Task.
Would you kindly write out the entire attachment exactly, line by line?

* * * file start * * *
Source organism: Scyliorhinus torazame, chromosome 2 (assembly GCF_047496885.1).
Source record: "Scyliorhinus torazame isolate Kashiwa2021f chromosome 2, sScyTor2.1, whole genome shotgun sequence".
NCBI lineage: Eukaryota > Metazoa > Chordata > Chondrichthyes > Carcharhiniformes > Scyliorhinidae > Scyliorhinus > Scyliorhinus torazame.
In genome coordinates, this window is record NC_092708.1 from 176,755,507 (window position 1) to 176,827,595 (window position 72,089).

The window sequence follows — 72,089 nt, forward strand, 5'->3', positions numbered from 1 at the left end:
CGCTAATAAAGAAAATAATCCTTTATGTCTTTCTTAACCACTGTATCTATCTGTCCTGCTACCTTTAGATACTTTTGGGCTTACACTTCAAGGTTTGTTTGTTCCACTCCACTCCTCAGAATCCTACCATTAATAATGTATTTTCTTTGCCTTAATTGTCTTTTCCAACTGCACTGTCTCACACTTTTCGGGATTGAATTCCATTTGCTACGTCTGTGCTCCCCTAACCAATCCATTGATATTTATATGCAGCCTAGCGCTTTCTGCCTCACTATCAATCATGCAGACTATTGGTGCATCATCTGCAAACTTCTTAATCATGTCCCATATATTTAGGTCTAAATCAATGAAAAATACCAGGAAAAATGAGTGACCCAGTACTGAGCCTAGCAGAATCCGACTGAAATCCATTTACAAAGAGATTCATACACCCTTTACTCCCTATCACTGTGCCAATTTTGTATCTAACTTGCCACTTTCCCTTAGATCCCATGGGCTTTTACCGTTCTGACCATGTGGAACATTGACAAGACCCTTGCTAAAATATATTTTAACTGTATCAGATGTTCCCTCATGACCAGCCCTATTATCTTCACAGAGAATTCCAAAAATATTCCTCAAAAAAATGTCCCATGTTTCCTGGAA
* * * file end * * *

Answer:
Source organism: Scyliorhinus torazame, chromosome 2 (assembly GCF_047496885.1).
Source record: "Scyliorhinus torazame isolate Kashiwa2021f chromosome 2, sScyTor2.1, whole genome shotgun sequence".
NCBI lineage: Eukaryota > Metazoa > Chordata > Chondrichthyes > Carcharhiniformes > Scyliorhinidae > Scyliorhinus > Scyliorhinus torazame.
In genome coordinates, this window is record NC_092708.1 from 176,755,507 (window position 1) to 176,827,595 (window position 72,089).

The window sequence follows — 72,089 nt, forward strand, 5'->3', positions numbered from 1 at the left end:
CGCTAATAAAGAAAATAATCCTTTATGTCTTTCTTAACCACTGTATCTATCTGTCCTGCTACCTTTAGATACTTTTGGGCTTACACTTCAAGGTTTGTTTGTTCCACTCCACTCCTCAGAATCCTACCATTAATAATGTATTTTCTTTGCCTTAATTGTCTTTTCCAACTGCACTGTCTCACACTTTTCGGGATTGAATTCCATTTGCTACGTCTGTGCTCCCCTAACCAATCCATTGATATTTATATGCAGCCTAGCGCTTTCTGCCTCACTATCAATCATGCAGACTATTGGTGCATCATCTGCAAACTTCTTAATCATGTCCCATATATTTAGGTCTAAATCAATGAAAAATACCAGGAAAAATGAGTGACCCAGTACTGAGCCTAGCAGAATCCGACTGAAATCCATTTACAAAGAGATTCATACACCCTTTACTCCCTATCACTGTGCCAATTTTGTATCTAACTTGCCACTTTCCCTTAGATCCCATGGGCTTTTACCGTTCTGACCATGTGGAACATTGACAAGACCCTTGCTAAAATATATTTTAACTGTATCAGATGTTCCCTCATGACCAGCCCTATTATCTTCACAGAGAATTCCAAAAATATTCCTCAAAAAAATGTCCCATGTTTCCTGGAA